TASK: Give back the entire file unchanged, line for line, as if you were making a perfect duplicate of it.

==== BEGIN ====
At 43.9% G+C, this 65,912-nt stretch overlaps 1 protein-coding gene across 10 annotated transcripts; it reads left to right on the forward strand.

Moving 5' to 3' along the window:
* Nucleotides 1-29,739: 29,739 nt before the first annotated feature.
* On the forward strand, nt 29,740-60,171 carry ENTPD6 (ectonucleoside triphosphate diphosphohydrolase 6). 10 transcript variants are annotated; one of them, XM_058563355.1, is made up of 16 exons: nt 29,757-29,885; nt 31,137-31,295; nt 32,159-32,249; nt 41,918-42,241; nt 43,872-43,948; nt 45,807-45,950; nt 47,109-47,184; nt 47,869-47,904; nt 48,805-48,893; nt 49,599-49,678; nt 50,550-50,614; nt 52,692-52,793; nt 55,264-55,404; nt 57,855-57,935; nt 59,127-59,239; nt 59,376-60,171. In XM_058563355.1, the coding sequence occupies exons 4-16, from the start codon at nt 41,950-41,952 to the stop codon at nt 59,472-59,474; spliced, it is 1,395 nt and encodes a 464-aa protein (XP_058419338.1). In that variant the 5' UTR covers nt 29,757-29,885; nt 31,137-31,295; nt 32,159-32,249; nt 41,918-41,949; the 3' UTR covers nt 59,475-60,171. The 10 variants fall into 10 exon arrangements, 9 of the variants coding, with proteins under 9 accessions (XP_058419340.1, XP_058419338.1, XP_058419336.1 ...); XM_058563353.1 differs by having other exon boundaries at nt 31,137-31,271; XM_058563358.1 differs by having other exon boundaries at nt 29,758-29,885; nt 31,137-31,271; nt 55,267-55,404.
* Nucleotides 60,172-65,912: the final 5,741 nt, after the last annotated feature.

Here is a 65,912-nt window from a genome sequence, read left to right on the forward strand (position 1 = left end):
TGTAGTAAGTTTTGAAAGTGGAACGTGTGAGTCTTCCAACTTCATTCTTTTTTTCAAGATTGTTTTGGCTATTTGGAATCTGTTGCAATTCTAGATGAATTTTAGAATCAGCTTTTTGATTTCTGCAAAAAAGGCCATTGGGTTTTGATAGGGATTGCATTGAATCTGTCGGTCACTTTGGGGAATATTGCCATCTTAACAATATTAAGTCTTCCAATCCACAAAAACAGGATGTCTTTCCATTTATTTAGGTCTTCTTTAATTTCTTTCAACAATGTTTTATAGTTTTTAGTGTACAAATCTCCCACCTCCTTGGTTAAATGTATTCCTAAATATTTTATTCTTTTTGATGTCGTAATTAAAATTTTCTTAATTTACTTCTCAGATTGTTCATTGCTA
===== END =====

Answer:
At 43.9% G+C, this 65,912-nt stretch overlaps 1 protein-coding gene across 10 annotated transcripts; it reads left to right on the forward strand.

Moving 5' to 3' along the window:
* Nucleotides 1-29,739: 29,739 nt before the first annotated feature.
* On the forward strand, nt 29,740-60,171 carry ENTPD6 (ectonucleoside triphosphate diphosphohydrolase 6). 10 transcript variants are annotated; one of them, XM_058563355.1, is made up of 16 exons: nt 29,757-29,885; nt 31,137-31,295; nt 32,159-32,249; nt 41,918-42,241; nt 43,872-43,948; nt 45,807-45,950; nt 47,109-47,184; nt 47,869-47,904; nt 48,805-48,893; nt 49,599-49,678; nt 50,550-50,614; nt 52,692-52,793; nt 55,264-55,404; nt 57,855-57,935; nt 59,127-59,239; nt 59,376-60,171. In XM_058563355.1, the coding sequence occupies exons 4-16, from the start codon at nt 41,950-41,952 to the stop codon at nt 59,472-59,474; spliced, it is 1,395 nt and encodes a 464-aa protein (XP_058419338.1). In that variant the 5' UTR covers nt 29,757-29,885; nt 31,137-31,295; nt 32,159-32,249; nt 41,918-41,949; the 3' UTR covers nt 59,475-60,171. The 10 variants fall into 10 exon arrangements, 9 of the variants coding, with proteins under 9 accessions (XP_058419340.1, XP_058419338.1, XP_058419336.1 ...); XM_058563353.1 differs by having other exon boundaries at nt 31,137-31,271; XM_058563358.1 differs by having other exon boundaries at nt 29,758-29,885; nt 31,137-31,271; nt 55,267-55,404.
* Nucleotides 60,172-65,912: the final 5,741 nt, after the last annotated feature.

Here is a 65,912-nt window from a genome sequence, read left to right on the forward strand (position 1 = left end):
TGTAGTAAGTTTTGAAAGTGGAACGTGTGAGTCTTCCAACTTCATTCTTTTTTTCAAGATTGTTTTGGCTATTTGGAATCTGTTGCAATTCTAGATGAATTTTAGAATCAGCTTTTTGATTTCTGCAAAAAAGGCCATTGGGTTTTGATAGGGATTGCATTGAATCTGTCGGTCACTTTGGGGAATATTGCCATCTTAACAATATTAAGTCTTCCAATCCACAAAAACAGGATGTCTTTCCATTTATTTAGGTCTTCTTTAATTTCTTTCAACAATGTTTTATAGTTTTTAGTGTACAAATCTCCCACCTCCTTGGTTAAATGTATTCCTAAATATTTTATTCTTTTTGATGTCGTAATTAAAATTTTCTTAATTTACTTCTCAGATTGTTCATTGCTA